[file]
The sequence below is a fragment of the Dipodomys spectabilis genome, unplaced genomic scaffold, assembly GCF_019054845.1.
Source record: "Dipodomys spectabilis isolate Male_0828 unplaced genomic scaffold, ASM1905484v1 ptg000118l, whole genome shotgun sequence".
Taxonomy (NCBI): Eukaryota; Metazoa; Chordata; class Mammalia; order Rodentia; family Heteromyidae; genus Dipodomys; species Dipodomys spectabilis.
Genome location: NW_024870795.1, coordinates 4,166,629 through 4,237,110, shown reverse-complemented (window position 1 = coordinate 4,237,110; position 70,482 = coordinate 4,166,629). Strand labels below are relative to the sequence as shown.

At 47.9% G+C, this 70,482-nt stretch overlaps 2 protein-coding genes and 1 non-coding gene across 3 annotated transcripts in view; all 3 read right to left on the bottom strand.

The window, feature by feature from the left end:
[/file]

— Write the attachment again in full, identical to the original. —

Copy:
The sequence below is a fragment of the Dipodomys spectabilis genome, unplaced genomic scaffold, assembly GCF_019054845.1.
Source record: "Dipodomys spectabilis isolate Male_0828 unplaced genomic scaffold, ASM1905484v1 ptg000118l, whole genome shotgun sequence".
Taxonomy (NCBI): Eukaryota; Metazoa; Chordata; class Mammalia; order Rodentia; family Heteromyidae; genus Dipodomys; species Dipodomys spectabilis.
Genome location: NW_024870795.1, coordinates 4,166,629 through 4,237,110, shown reverse-complemented (window position 1 = coordinate 4,237,110; position 70,482 = coordinate 4,166,629). Strand labels below are relative to the sequence as shown.

At 47.9% G+C, this 70,482-nt stretch overlaps 2 protein-coding genes and 1 non-coding gene across 3 annotated transcripts in view; all 3 read right to left on the bottom strand.

The window, feature by feature from the left end: